Qualifying as a leader or coach is a great way to gain knowledge and to be able to share your passion for the sport with others. The road is not without its bumps but few things beat the satisfaction of making a real difference in someone’s life; whether it’s helping a non-runner become healthier and happier or helping an established runner achieve a PB. You can learn more about the various qualifications on Ucoach.

Leader in Running Fitness

For runners, the first step is to become a Leader in Running Fitness (LiRF). This one day course licenses (and insures) you to lead a group of runners (over the age of 12):

“The course will focus on the safe organization of running activities and how to lead a group of inexperienced runners. You will also discover, the reasoning and purpose behind warming up and cooling down and new activities that can make running a varied and enjoyable experience. Alongside this, the course also covers the core skills of Instruction and Explanation, Demonstration and Risk Assessment.”

Coaching Assistant

For those with a focus on track and field, the first step is either the Leading Athletics Award (14-16 year olds) or Coaching Assistant (over 16s). Coaching Assistant is a two day course which qualifies you to lead sessions under the supervision of an Athletics Coach (unlike LiRFs, Coaching Assistants are not insured to work alone).

“The Coaching Assistant Award provides prospective coaches with an introduction to coaching athletics via a range of run, jump and throw skills and activities. To support the multi event approach for developing athletes, Coaching Assistants will be expected to deliver a range of sessions that develop running, jumping and throwing skills. The course is focused on the initial stages of the athlete development pathway.

The Coaching Assistant Award does not focus on specific athletics events such as javelin, triple jump or steeplechase. Instead it identifies the core principles that enable an athlete to effectively run, jump and throw. This then establishes a sound base for all future athletic activities both in training and competition.”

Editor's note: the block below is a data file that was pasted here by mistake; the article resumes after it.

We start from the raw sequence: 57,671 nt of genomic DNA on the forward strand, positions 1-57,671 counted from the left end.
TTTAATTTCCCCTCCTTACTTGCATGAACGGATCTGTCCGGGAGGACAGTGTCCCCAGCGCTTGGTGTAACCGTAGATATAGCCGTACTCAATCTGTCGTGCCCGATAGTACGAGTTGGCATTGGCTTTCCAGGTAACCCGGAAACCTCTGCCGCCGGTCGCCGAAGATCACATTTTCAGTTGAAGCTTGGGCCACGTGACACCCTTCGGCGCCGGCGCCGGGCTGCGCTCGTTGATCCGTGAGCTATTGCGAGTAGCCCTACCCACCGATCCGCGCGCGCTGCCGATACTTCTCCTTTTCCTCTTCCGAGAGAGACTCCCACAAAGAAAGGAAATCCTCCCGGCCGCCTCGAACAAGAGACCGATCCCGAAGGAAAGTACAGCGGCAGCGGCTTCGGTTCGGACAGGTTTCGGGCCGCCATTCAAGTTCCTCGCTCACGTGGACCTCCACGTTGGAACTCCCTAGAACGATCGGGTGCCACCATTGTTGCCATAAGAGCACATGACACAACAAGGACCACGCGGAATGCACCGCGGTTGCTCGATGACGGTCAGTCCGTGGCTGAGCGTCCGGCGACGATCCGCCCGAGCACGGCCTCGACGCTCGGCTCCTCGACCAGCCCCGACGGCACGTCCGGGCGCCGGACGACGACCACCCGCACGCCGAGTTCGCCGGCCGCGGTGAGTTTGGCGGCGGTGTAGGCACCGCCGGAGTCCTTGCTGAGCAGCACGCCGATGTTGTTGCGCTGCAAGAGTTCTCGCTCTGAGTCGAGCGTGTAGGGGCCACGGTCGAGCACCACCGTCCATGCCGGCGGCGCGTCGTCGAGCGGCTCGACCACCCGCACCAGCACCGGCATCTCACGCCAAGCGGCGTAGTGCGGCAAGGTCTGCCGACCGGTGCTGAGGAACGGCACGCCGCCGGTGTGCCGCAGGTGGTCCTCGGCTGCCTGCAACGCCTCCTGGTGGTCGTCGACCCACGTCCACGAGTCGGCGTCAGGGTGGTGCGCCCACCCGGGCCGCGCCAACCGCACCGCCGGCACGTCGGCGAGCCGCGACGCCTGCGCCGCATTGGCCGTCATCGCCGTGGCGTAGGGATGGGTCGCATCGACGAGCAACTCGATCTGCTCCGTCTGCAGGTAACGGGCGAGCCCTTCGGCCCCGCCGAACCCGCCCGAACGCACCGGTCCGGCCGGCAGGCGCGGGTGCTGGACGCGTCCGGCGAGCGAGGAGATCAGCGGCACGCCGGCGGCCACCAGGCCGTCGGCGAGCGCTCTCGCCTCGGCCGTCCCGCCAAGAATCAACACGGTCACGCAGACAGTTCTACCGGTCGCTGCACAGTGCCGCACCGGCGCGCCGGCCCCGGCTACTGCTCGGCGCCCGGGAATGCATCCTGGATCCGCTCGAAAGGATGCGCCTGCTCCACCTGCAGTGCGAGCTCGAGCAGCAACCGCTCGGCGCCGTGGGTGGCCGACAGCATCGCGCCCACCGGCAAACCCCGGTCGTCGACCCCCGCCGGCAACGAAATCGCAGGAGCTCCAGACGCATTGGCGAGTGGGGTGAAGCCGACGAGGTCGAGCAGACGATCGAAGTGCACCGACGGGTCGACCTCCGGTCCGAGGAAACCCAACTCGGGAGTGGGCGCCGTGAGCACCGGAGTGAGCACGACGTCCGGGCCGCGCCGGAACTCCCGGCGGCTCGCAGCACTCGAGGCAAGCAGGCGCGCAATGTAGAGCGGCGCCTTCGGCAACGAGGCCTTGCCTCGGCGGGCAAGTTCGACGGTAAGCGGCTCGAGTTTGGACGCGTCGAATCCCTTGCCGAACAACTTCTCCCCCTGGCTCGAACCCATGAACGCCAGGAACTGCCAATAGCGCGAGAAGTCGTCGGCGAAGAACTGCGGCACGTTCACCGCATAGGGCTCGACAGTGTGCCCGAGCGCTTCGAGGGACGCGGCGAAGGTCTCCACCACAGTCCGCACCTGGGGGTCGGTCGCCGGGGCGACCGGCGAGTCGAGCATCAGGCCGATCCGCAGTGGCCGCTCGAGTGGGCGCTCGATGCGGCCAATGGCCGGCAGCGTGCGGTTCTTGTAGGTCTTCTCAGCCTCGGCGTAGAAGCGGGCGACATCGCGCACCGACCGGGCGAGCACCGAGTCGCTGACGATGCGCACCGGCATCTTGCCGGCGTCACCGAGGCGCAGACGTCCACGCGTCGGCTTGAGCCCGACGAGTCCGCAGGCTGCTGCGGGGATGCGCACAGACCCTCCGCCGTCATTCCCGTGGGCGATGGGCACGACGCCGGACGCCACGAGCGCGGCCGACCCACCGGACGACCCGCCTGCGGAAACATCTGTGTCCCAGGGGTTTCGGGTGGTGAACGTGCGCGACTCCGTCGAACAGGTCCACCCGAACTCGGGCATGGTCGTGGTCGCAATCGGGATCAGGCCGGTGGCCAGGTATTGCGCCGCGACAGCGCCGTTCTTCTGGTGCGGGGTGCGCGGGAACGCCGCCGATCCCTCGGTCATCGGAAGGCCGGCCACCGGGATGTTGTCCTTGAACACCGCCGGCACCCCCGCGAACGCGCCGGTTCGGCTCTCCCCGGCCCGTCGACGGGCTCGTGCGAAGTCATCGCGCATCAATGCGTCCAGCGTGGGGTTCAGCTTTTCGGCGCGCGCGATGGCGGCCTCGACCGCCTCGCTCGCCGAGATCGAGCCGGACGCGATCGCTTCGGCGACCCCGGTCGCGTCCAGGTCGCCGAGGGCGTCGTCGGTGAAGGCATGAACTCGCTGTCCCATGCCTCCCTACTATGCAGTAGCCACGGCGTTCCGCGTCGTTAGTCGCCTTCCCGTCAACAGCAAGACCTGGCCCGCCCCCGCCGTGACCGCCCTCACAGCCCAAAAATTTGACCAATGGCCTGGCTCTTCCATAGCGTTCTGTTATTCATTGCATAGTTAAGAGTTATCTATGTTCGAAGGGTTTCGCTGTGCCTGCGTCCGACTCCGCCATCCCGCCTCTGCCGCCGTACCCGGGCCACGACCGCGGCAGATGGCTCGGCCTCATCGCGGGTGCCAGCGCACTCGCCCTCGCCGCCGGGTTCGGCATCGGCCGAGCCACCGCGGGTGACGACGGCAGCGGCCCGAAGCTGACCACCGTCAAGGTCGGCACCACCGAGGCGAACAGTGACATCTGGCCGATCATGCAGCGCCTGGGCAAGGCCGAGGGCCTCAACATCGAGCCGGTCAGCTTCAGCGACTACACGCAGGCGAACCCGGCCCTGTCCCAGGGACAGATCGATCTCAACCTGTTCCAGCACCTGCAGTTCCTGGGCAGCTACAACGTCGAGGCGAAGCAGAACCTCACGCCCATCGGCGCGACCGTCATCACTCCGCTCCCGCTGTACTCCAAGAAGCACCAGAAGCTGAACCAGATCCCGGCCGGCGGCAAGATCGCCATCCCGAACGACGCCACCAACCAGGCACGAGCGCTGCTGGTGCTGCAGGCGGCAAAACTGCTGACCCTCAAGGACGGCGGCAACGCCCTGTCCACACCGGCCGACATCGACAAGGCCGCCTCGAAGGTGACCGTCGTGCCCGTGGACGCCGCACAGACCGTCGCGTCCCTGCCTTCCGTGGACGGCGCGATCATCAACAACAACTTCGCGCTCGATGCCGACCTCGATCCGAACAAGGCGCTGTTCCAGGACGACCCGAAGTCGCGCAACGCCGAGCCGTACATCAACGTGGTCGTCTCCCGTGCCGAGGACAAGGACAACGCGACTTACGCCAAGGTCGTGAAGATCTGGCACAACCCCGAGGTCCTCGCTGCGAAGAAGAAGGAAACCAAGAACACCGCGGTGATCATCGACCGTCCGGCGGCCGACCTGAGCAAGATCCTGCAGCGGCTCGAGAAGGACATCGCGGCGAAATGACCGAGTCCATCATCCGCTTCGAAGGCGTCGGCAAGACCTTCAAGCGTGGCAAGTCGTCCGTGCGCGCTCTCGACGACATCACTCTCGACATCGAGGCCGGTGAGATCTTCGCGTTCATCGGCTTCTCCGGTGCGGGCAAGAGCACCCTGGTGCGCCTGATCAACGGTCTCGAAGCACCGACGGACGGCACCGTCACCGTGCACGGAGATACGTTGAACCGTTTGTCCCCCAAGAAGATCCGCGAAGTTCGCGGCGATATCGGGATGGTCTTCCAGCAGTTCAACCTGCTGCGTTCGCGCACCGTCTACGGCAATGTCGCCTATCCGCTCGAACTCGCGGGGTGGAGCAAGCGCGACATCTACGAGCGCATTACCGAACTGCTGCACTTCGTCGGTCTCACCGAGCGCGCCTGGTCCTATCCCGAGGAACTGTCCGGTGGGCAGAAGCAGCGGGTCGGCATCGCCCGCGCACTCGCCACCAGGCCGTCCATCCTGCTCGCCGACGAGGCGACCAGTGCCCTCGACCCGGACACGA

Coach in Running Fitness

Leaders (or Coaching Assistants) who wish to coach runners in the off-track disciplines should become Coach in Running Fitness (CiRF). This is a year long programme including 3 days of instruction, 1 day of practical assessment, a knowledge test and 3 assessed self-study workbooks.

“The CiRF award provides coaches with an introduction to coaching knowledge and skills relating to running. During the programme candidates will be asked to consider the needs of individuals who have a range of fundamental movement skills and a range of physical fitness abilities regardless of their chronological age. CiRF coaches will work with runners of all abilities and interests, including those new to the sport, returning to the sport or competitive runners.”

Athletics Coach

Those coaching assistants who what to develop their knowledge of track and field, to plan sessions and deliver them independently will progress to the Athletics Coach course. Like CiRF, this is a year long programme including 3 days of instruction, 1 day of practical assessment, a knowledge test and 3 assessed self-study workbooks.

“The Athletics Coach (AC) programme is designed for those who want to get involved in coaching athletes in track and field athletics. This programme advocates a multi-event approach in the development of athletes and covers the Foundation stage of athlete development.

Coaches who opt for this pathway will be expected to develop their technical knowledge and expertise across a range of events in relation to running, jumping and throwing activities; this will form the basis of a strong training and competition base regardless of the event-specific choice later in the athlete‚Äôs development.”